From an article in the Reading Mercury, 8th April
ARBORFIELD OLD CHURCH
Memorial Chapels To Be Demolished
PRESERVING THE RUINS
Those who know the beautiful old ruined church of St. Bartholomew, which lies in a secluded corner of Arborfield Park, will be interested to hear that, although the Victorian memorial chapels adjacent to the ruin are to be pulled down very shortly, efforts are being made to strengthen and preserve the older remains.
Only a few records of Arborfield’s history have come down to us through the mists of time. At one time the church was a chapel of Sonning, and in 1220 it is described as being built of wood and in a ruinous condition. A remarkable incident is recorded two years later when it was found that an old priest from Reading, said to be blind as well as infirm, who was serving the chapel, was found not to know a complete word of either the Gospel or the Canon of the Mass. Needless to say, he was forbidden to officiate. It must have been soon after this occurrence that the chapel now in ruins was built.
This served the needs of the parish for nearly six hundred years until the middle of the last century, when, as it was rapidly becoming ruinous, it was decided to build the new church, also dedicated to St. Bartholomew, which now stands on a prominence some eight or nine hundred yards away. The work was completed in 1863, when the roof of the old church was removed. The bells and some monuments and other fittings were removed to the new church, and already the finest, a large marble tomb with life-sized marble figures of William Standen and Maria, his wife, who died in 1639, has found a resting place just within the main door of the new church, to which position it was removed earlier this year. An old door with original ironwork probably dating from the 14th century will also be preserved, and will be used when a new vestry is erected. All the other fittings are modern.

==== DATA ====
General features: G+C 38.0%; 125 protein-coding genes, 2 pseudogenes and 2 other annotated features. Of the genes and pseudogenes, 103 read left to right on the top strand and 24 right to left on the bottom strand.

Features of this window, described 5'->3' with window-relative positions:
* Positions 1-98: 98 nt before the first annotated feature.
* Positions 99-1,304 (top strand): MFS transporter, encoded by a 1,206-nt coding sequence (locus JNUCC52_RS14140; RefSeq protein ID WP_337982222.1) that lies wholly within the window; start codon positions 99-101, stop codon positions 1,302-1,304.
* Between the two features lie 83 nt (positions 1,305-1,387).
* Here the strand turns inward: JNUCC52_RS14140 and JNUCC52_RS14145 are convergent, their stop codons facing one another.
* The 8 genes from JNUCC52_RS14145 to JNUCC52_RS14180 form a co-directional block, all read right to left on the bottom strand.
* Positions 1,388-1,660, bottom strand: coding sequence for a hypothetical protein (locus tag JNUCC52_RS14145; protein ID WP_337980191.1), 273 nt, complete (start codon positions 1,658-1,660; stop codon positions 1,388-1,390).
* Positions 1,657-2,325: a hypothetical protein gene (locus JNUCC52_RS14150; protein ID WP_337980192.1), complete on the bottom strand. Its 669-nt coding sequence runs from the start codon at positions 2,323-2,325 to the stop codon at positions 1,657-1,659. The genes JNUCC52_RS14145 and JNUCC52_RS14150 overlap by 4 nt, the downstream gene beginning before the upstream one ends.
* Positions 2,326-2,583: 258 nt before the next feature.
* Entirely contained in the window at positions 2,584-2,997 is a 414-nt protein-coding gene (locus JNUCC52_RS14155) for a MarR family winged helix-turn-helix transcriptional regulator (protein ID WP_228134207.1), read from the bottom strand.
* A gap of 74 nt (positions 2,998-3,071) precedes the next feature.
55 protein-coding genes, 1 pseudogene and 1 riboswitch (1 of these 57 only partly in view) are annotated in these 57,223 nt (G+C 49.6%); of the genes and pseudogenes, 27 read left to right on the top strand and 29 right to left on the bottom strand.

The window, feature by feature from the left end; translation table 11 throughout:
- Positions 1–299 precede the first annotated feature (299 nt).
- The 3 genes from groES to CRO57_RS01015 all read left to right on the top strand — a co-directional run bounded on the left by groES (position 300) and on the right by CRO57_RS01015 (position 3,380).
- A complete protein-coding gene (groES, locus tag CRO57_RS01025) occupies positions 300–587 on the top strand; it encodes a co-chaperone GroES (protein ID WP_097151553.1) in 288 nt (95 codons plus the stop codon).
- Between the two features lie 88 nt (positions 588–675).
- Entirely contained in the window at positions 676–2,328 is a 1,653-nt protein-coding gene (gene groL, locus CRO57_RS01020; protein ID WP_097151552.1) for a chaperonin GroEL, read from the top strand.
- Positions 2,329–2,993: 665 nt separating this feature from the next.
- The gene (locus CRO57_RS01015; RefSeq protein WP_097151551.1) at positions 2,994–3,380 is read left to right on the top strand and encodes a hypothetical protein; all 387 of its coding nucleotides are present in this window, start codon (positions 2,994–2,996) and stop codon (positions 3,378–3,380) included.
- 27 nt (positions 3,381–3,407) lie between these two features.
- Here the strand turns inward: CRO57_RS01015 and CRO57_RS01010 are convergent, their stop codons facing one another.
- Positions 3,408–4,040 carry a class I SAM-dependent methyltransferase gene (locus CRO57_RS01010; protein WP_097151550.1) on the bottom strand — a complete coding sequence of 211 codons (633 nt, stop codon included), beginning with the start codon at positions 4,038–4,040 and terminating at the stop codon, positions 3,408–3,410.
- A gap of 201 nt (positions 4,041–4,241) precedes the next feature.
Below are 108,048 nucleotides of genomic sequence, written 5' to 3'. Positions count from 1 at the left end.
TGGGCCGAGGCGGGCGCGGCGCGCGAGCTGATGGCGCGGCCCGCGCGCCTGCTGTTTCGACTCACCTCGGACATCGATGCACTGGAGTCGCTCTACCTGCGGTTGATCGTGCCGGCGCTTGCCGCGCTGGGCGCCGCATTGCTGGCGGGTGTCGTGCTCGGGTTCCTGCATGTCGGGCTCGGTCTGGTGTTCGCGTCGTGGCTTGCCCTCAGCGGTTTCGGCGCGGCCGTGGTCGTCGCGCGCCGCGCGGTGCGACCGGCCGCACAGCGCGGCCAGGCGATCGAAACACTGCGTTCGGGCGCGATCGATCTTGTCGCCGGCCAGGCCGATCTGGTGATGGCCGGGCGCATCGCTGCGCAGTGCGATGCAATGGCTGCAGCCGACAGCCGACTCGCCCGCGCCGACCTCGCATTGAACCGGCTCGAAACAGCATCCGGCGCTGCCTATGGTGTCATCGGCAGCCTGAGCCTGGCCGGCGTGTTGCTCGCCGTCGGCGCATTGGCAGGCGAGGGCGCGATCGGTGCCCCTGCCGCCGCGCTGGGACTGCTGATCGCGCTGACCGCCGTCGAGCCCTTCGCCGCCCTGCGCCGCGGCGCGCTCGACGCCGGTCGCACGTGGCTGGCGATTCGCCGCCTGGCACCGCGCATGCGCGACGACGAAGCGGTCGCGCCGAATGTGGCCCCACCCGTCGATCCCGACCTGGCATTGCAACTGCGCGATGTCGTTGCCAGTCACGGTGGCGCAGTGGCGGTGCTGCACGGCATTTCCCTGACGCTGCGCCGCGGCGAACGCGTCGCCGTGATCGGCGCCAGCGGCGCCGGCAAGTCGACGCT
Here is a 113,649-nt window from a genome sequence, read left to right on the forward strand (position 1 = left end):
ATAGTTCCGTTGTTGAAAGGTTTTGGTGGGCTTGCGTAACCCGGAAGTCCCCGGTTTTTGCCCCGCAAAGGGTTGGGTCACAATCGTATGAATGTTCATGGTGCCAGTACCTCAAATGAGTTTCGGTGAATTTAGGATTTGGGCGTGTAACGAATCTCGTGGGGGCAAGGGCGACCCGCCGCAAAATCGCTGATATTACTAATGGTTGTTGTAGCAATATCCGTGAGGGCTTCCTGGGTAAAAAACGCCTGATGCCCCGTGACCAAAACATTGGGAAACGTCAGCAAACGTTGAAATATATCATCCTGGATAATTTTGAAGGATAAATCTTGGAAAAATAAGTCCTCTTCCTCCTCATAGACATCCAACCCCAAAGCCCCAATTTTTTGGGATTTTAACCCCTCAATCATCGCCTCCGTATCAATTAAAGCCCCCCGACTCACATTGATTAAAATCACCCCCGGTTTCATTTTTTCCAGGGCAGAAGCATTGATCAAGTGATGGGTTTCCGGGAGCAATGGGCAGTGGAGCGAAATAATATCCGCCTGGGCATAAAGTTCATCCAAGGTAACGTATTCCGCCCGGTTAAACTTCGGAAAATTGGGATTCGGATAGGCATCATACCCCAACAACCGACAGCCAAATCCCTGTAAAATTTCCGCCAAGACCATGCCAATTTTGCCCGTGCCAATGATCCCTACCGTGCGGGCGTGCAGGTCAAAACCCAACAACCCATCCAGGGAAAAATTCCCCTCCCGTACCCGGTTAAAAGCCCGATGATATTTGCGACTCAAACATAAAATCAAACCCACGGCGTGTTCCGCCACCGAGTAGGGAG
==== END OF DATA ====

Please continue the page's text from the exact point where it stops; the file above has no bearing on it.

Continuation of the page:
The preservation of the ruins will include some excavation work and the pointing and cementing of the walls. Efforts will also be made to preserve some of the old wall paintings which decorate the splay of the main window. The removal of the ivy may disclose architectural features such as a sandstone piscina, three sedilla, an aumbry which have, hitherto, remained concealed.
The work is being supervised by Mr. C. B. Willcocks, F.S.A., of Reading, who is well known for his efforts in saving old Berkshire buildings and local history recording. One of the main glories of the old church was the glass in the window above the altar, which represented Moses and Aaron holding the two tablets of the law. This glass was made by a celebrated local craftsman, John Rowell, who lived in the earlier part of the eighteenth century and died in 1756. He is supposed to have re-discovered the wonderful red which is a conspicuous feature of early mediaeval work, but the secret is supposed to have died with him. Unhappily, the window was broken in 1863, and only the upper portion of Aaron with a small fragment of the red glass in a corner of the robe is yet preserved in a window of the new church, where its vivid colours make a striking contrast to the subdued tones of the more modern windows. Here, too, is preserved the old wooden font, an almost unique feature, but some mediaeval patterned tiles have found their way to the Reading Museum, where one is at present displayed in the local room with others from nearby sites.
Actually the removal of the modern chapels will, if anything, enhance the charm of the old ruin and its surroundings, and, no doubt, many interesting relics of the older building will be recovered when the work is taken in hand.
With acknowledgements to Berkshire Media ('Reading Mercury'). Photo copyright Reading Mercury; used by permission.
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